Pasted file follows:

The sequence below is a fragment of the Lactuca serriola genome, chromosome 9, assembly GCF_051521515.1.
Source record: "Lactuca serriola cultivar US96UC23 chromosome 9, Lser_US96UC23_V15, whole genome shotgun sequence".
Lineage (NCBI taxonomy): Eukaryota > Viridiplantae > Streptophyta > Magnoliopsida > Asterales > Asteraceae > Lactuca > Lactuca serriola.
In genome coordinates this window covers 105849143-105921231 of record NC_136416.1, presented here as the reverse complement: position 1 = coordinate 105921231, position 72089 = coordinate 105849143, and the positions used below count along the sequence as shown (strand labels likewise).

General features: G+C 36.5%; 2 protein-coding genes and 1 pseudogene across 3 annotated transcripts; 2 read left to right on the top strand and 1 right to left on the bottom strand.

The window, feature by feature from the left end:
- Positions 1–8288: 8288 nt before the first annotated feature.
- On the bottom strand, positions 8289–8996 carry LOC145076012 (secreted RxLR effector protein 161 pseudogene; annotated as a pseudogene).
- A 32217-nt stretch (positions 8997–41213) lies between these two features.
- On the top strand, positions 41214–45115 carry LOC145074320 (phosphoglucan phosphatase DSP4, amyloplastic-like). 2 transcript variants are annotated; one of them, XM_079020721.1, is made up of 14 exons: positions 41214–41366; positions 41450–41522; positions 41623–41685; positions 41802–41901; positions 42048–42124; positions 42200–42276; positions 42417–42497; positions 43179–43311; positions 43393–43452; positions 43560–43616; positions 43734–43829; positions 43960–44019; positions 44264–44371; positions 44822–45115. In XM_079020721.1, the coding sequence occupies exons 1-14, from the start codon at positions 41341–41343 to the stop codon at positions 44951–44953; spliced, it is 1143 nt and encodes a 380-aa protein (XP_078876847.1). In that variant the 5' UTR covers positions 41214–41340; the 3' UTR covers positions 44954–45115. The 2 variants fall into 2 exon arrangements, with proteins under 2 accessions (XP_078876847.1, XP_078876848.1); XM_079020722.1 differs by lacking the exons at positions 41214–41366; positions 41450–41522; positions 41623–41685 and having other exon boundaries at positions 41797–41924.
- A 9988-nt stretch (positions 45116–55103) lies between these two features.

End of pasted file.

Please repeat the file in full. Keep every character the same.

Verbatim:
The sequence below is a fragment of the Lactuca serriola genome, chromosome 9, assembly GCF_051521515.1.
Source record: "Lactuca serriola cultivar US96UC23 chromosome 9, Lser_US96UC23_V15, whole genome shotgun sequence".
Lineage (NCBI taxonomy): Eukaryota > Viridiplantae > Streptophyta > Magnoliopsida > Asterales > Asteraceae > Lactuca > Lactuca serriola.
In genome coordinates this window covers 105849143-105921231 of record NC_136416.1, presented here as the reverse complement: position 1 = coordinate 105921231, position 72089 = coordinate 105849143, and the positions used below count along the sequence as shown (strand labels likewise).

General features: G+C 36.5%; 2 protein-coding genes and 1 pseudogene across 3 annotated transcripts; 2 read left to right on the top strand and 1 right to left on the bottom strand.

The window, feature by feature from the left end:
- Positions 1–8288: 8288 nt before the first annotated feature.
- On the bottom strand, positions 8289–8996 carry LOC145076012 (secreted RxLR effector protein 161 pseudogene; annotated as a pseudogene).
- A 32217-nt stretch (positions 8997–41213) lies between these two features.
- On the top strand, positions 41214–45115 carry LOC145074320 (phosphoglucan phosphatase DSP4, amyloplastic-like). 2 transcript variants are annotated; one of them, XM_079020721.1, is made up of 14 exons: positions 41214–41366; positions 41450–41522; positions 41623–41685; positions 41802–41901; positions 42048–42124; positions 42200–42276; positions 42417–42497; positions 43179–43311; positions 43393–43452; positions 43560–43616; positions 43734–43829; positions 43960–44019; positions 44264–44371; positions 44822–45115. In XM_079020721.1, the coding sequence occupies exons 1-14, from the start codon at positions 41341–41343 to the stop codon at positions 44951–44953; spliced, it is 1143 nt and encodes a 380-aa protein (XP_078876847.1). In that variant the 5' UTR covers positions 41214–41340; the 3' UTR covers positions 44954–45115. The 2 variants fall into 2 exon arrangements, with proteins under 2 accessions (XP_078876847.1, XP_078876848.1); XM_079020722.1 differs by lacking the exons at positions 41214–41366; positions 41450–41522; positions 41623–41685 and having other exon boundaries at positions 41797–41924.
- A 9988-nt stretch (positions 45116–55103) lies between these two features.